Beyond Order: 12 More Rules for Life by Jordan Peterson. The long awaited sequel to Peterson’s record breaking first book was one of my personal favorites this year. I found it to be more in depth and  than its predecessor, which I loved. But know this: Jordan Peterson is not for everyone. He is not a concise, straight-to-the-point writer. He pulls from multiple disciplines to explore his material which can be thrilling for some readers (hi!) and very tedious for others. But if you like how he communicates… this is some of his best work.

 Intuitive Eating: A Revolutionary Anti-Diet Approach by Evelyn Tribole and Elyse Resch. Like many people in our country, I’m someone who’s struggled to have a healthy relationship to food. I’ve not been much of a diet person though I adopt personal principles here and there but I was curious about this book because of some issues my clients were facing. I found the material to be interesting, helpful, and important. I don’t think this is a “cure-all” for people to correct what issues they may have, but I do think it is a very important contribution to the field of nutrition and dieting in general. Bonus: I believe it’s free on Audible right now. 

Emotional Success by David DeSteno is another Audible freebie right now. I liked this book because it offers a very different perspective from others I read that emphasize grit and willpower in order to achieve personal success in life. Look, I’m just not very gritty! And willpower is something I’m working on. But in the meantime, it’s great to know that there are other approaches out there that can help put you on a path to meaningful living.


 Overcoming Unwanted Intrusive Thoughts: a CBT Based Guid for Getting Over Frightening, Obsessive or Disturbing Thoughts by Winston and Self. The title says it all here. If you find that getting to a therapist isn’t possible right now and this is something you struggle with, you might be able to find invaluable relief in working through this book. I would note that while there is some overlap, intrusive thoughts are not the same as having OCD. This book might be helpful for some with clinical OCD, but it wouldn’t be my primary recommendation.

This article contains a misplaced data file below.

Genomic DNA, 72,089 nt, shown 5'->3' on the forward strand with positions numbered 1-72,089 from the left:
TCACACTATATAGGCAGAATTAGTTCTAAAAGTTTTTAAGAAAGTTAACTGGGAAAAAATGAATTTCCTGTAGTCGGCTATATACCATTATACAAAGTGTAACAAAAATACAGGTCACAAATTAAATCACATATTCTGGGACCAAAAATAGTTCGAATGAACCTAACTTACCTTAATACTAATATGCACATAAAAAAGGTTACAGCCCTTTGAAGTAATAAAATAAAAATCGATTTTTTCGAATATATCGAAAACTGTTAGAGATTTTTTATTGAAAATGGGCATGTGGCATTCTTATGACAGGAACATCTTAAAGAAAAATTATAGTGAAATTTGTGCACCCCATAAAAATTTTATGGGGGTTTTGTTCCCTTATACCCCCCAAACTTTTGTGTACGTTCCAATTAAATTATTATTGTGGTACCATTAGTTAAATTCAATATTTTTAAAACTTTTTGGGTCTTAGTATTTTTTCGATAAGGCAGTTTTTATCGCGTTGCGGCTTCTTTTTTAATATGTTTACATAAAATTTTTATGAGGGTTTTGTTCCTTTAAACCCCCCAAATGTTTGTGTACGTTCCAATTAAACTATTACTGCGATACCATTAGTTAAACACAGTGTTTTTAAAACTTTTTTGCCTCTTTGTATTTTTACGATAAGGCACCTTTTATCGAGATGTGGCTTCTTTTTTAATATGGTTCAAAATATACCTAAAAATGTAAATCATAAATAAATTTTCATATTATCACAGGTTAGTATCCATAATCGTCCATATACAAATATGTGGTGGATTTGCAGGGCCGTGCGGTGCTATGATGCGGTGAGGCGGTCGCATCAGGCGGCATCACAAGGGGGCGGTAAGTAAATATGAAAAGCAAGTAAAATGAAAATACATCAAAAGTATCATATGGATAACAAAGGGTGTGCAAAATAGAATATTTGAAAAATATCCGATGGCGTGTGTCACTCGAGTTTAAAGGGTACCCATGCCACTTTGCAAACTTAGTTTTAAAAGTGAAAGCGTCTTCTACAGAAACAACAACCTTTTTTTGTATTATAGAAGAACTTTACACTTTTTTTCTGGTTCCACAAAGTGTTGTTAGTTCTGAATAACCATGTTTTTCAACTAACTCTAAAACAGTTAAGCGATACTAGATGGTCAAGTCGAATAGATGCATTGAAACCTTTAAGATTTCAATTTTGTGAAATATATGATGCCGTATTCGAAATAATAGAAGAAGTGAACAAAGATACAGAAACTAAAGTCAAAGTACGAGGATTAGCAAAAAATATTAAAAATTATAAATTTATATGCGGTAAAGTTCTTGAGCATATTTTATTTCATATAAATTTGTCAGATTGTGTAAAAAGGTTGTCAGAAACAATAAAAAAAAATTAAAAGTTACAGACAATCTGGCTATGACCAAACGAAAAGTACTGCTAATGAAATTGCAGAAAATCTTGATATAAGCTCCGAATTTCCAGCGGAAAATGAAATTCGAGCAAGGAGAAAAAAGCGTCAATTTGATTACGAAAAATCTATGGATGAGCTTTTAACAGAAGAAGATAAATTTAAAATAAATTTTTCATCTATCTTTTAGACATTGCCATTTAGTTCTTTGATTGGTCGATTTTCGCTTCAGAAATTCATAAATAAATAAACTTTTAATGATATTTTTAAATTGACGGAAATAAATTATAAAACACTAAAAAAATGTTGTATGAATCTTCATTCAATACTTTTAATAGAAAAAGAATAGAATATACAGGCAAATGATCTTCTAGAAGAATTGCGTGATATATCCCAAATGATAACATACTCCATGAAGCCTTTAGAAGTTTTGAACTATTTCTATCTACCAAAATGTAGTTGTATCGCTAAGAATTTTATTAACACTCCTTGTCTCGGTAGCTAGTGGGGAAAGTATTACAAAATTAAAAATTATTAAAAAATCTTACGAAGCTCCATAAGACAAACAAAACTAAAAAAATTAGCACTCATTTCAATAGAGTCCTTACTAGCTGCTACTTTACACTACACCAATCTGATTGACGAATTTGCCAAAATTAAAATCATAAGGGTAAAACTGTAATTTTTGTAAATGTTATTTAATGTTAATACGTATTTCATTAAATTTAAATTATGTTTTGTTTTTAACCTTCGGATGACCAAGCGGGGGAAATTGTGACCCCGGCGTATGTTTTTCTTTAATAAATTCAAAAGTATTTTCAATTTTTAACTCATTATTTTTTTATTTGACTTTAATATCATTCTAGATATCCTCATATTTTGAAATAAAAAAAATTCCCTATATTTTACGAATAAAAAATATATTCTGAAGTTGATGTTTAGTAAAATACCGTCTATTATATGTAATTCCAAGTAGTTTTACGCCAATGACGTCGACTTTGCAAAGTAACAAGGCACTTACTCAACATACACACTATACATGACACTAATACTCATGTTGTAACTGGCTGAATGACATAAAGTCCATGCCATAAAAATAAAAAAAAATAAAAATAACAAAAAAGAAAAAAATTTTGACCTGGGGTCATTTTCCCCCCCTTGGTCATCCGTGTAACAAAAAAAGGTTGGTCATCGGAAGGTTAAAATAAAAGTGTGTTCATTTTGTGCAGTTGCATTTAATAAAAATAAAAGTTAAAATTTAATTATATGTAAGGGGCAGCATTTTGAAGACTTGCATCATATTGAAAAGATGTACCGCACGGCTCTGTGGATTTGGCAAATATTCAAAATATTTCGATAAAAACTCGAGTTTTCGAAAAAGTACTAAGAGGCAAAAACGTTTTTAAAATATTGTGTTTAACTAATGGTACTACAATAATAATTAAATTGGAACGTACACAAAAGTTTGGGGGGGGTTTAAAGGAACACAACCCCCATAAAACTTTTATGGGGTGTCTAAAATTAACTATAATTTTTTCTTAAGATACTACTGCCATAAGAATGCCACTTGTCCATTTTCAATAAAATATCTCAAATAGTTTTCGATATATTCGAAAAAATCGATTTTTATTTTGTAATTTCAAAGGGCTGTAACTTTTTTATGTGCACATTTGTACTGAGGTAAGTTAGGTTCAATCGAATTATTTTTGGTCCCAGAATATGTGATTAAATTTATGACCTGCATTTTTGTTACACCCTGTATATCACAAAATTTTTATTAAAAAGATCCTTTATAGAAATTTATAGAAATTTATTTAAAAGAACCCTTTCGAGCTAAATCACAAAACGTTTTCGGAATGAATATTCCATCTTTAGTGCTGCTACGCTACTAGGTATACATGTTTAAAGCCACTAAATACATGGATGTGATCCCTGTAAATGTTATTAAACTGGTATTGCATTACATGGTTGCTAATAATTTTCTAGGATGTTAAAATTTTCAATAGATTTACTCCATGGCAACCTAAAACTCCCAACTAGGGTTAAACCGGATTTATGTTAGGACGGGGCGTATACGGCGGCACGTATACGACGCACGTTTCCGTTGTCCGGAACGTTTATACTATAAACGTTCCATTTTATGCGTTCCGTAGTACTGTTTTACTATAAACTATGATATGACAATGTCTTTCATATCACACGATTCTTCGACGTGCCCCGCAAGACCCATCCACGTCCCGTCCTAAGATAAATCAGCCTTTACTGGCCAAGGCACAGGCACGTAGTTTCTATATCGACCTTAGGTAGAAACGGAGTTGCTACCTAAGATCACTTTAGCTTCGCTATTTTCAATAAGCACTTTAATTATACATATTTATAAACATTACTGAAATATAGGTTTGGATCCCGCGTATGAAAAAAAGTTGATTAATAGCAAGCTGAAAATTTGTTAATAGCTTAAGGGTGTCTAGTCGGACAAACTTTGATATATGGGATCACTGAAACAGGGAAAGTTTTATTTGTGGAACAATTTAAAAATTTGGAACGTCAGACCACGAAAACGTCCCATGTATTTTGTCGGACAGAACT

Wintering: The Power of Rest and Retreat in Difficult Times by Katherine May. Of all the books referenced here, this one is the least like a diy-therapy book. It is a something thoughtful and reverent as it reflects on the different seasons of grief or trial in life through personal reflections. I’m including it because I found it to be lovely and gentle and because I think particular kinds of solace are ultimately easier to find in literature rather than self-help books. 


 The Death of Expertise: The Campaign Against Established Knowledge and Why it Matters by Tom Nichols. Is this a therapy related book? Not exactly. But it is an incredibly important book that if everyone should read would lead to more peaceful and productive states of mental health. The points made in this book were excellent and very sobering in light of our world and all the socio-political issues that are polarizing us. I wish very much that people everywhere would read this… 


So there you have it. Happy reading!


Other books I’m currently reading or are shortly on queue might have made this list if I’d have finished them on time, but life is busy!  🙂  Those books are Deep Work and Glow Kids.